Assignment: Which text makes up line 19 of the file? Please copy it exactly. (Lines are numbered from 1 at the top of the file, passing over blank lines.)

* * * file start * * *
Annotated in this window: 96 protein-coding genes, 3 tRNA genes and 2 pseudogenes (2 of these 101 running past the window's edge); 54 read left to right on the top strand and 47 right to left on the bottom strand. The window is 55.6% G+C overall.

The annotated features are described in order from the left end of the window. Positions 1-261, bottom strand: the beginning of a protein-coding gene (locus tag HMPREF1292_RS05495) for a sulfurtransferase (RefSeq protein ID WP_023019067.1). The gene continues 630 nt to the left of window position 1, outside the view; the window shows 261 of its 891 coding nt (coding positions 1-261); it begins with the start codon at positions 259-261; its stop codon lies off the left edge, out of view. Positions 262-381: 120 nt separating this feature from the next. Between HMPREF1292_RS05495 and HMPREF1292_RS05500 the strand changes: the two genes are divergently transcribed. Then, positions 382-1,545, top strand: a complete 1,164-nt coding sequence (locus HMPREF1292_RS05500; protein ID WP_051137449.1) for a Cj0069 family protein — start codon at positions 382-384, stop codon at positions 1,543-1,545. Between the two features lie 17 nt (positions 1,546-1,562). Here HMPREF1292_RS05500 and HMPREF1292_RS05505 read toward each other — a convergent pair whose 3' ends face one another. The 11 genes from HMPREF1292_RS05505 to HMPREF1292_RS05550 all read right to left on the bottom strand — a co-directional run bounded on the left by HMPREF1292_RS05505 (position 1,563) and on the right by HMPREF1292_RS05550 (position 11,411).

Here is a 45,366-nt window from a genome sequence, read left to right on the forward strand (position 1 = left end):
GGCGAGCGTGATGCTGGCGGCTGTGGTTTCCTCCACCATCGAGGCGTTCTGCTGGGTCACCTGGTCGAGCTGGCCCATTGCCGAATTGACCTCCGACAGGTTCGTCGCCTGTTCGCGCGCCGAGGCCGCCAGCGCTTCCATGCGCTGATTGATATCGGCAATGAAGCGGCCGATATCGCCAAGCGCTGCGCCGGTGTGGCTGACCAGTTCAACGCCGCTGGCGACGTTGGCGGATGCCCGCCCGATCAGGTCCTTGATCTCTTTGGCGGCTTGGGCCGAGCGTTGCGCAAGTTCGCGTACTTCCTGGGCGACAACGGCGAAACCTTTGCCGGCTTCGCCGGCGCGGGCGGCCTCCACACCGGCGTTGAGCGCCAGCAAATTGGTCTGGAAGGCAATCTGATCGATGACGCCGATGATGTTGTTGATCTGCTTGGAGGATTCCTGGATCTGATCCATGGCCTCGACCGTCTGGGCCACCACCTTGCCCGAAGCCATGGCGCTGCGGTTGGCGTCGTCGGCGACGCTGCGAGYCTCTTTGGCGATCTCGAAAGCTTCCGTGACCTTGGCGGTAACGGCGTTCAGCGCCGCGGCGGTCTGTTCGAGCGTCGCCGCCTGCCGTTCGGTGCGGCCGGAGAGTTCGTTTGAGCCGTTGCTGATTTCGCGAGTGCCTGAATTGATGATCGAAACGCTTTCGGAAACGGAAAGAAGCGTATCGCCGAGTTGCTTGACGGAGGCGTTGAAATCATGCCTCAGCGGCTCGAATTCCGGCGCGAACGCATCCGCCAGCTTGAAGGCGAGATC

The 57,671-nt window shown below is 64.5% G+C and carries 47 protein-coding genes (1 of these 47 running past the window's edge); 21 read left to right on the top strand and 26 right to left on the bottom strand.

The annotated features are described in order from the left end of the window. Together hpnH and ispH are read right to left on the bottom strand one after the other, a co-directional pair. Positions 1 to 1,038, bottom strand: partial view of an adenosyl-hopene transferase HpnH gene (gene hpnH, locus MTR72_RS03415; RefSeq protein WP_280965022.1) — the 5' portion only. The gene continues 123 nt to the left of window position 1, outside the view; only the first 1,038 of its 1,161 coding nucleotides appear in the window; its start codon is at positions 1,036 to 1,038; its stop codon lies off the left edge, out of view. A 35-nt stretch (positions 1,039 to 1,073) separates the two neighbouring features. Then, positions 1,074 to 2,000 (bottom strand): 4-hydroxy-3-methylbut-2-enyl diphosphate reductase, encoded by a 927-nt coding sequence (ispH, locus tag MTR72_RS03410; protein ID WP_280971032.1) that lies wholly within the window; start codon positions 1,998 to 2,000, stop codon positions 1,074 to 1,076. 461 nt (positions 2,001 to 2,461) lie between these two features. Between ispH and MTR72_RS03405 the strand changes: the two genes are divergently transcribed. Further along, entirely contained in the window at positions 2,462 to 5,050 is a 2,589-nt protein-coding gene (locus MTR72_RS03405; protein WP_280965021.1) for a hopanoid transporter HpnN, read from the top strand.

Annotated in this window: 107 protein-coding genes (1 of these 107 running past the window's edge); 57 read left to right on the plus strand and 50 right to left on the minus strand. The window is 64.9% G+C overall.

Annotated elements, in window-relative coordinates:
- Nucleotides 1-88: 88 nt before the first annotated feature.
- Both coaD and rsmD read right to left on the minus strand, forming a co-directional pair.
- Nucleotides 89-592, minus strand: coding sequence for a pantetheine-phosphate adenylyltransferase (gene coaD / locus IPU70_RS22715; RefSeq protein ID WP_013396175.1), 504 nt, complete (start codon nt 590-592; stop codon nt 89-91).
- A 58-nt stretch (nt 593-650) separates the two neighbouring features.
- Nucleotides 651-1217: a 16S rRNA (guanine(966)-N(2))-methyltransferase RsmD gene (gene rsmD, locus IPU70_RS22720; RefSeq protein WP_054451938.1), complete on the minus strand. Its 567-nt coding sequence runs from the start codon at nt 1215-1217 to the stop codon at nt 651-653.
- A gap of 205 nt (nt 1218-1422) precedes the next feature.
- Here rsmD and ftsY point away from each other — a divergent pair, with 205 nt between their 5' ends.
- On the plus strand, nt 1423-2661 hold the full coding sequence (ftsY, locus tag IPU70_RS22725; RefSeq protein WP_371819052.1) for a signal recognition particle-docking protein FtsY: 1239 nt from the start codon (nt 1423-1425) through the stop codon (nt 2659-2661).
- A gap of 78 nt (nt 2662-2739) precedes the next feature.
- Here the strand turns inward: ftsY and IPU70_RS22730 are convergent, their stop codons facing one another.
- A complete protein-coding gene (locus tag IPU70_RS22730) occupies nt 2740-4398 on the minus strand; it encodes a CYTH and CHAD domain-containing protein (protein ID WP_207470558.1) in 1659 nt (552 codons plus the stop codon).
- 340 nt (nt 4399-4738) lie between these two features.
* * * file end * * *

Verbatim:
- A complete protein-coding gene (locus tag IPU70_RS22730) occupies nt 2740-4398 on the minus strand; it encodes a CYTH and CHAD domain-containing protein (protein ID WP_207470558.1) in 1659 nt (552 codons plus the stop codon).